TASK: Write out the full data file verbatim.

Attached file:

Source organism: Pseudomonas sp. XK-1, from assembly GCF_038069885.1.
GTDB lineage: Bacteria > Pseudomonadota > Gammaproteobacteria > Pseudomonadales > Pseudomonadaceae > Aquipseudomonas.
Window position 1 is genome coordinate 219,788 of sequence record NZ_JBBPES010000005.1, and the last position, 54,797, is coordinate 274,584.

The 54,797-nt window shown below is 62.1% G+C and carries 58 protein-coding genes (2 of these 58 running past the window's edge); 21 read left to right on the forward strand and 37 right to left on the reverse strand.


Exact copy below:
Source organism: Pseudomonas sp. XK-1, from assembly GCF_038069885.1.
GTDB lineage: Bacteria > Pseudomonadota > Gammaproteobacteria > Pseudomonadales > Pseudomonadaceae > Aquipseudomonas.
Window position 1 is genome coordinate 219,788 of sequence record NZ_JBBPES010000005.1, and the last position, 54,797, is coordinate 274,584.

The 54,797-nt window shown below is 62.1% G+C and carries 58 protein-coding genes (2 of these 58 running past the window's edge); 21 read left to right on the forward strand and 37 right to left on the reverse strand.